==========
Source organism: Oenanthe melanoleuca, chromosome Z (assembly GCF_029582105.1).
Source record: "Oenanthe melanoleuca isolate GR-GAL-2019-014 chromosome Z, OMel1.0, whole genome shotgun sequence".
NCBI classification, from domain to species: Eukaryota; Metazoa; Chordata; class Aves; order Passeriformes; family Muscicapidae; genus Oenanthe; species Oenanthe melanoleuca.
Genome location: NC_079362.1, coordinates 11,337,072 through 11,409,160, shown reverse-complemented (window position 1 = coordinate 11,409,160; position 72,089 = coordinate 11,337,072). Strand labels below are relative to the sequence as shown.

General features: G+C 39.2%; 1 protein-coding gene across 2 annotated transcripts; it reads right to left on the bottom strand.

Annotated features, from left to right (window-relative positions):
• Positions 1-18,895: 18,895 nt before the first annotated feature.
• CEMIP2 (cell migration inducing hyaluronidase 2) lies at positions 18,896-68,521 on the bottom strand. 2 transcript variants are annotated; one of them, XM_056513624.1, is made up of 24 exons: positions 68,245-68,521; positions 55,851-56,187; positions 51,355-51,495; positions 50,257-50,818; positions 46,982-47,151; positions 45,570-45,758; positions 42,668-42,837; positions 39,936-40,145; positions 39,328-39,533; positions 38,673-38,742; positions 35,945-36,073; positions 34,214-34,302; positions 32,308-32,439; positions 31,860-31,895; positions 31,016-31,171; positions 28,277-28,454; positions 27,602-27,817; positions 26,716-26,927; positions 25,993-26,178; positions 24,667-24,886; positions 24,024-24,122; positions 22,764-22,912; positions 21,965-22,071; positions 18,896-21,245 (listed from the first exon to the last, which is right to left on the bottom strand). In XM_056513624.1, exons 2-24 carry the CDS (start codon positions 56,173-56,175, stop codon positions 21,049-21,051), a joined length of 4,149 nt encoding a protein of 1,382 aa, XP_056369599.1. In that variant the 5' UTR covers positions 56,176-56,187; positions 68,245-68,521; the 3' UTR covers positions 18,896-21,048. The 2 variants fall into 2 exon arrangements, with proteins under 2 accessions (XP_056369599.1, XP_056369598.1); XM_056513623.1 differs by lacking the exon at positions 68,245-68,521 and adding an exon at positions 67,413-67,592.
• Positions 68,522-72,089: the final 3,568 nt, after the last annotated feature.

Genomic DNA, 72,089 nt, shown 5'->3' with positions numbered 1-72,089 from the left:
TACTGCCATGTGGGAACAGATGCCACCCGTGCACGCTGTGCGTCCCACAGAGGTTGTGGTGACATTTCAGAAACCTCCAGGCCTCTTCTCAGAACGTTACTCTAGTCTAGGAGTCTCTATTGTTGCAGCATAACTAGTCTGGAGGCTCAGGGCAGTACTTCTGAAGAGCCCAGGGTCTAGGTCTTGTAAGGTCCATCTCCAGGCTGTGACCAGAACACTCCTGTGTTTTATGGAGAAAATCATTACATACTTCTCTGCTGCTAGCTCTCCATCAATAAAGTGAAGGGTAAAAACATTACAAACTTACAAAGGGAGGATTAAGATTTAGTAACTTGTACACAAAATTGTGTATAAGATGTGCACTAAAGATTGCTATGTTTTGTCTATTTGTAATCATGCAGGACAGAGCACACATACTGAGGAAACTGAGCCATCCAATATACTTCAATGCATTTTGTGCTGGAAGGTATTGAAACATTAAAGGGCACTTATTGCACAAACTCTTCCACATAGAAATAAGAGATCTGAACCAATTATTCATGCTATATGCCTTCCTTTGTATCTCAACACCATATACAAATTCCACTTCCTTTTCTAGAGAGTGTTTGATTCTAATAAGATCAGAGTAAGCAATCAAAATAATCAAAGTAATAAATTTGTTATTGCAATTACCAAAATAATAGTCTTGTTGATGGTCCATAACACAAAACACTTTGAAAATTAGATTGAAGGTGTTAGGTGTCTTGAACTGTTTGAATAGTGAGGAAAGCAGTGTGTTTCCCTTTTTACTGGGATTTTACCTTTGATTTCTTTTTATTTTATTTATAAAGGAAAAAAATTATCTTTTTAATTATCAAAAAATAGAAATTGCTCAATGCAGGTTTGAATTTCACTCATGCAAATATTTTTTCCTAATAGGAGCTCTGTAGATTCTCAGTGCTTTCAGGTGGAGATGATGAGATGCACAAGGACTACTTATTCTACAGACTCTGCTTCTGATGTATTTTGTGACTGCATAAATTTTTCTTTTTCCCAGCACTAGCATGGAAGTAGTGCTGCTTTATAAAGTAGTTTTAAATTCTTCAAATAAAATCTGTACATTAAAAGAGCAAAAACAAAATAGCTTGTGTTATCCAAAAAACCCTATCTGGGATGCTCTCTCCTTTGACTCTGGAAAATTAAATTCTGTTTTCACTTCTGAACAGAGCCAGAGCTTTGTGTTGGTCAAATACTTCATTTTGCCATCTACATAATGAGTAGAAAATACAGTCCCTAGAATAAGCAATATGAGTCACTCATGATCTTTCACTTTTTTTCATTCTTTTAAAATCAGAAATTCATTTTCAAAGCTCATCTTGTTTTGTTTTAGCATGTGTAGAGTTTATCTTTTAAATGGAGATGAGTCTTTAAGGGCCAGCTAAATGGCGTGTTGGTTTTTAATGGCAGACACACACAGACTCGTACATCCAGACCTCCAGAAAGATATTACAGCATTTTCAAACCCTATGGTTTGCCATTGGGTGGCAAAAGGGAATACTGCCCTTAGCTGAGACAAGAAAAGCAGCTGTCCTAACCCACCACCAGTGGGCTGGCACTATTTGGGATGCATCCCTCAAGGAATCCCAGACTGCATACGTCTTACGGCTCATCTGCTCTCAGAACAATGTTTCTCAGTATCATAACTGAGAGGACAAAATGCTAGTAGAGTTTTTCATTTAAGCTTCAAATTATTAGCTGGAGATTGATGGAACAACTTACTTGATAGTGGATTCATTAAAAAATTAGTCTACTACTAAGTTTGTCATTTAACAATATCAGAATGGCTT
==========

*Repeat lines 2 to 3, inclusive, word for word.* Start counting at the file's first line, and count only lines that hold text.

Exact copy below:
Source record: "Oenanthe melanoleuca isolate GR-GAL-2019-014 chromosome Z, OMel1.0, whole genome shotgun sequence".
NCBI classification, from domain to species: Eukaryota; Metazoa; Chordata; class Aves; order Passeriformes; family Muscicapidae; genus Oenanthe; species Oenanthe melanoleuca.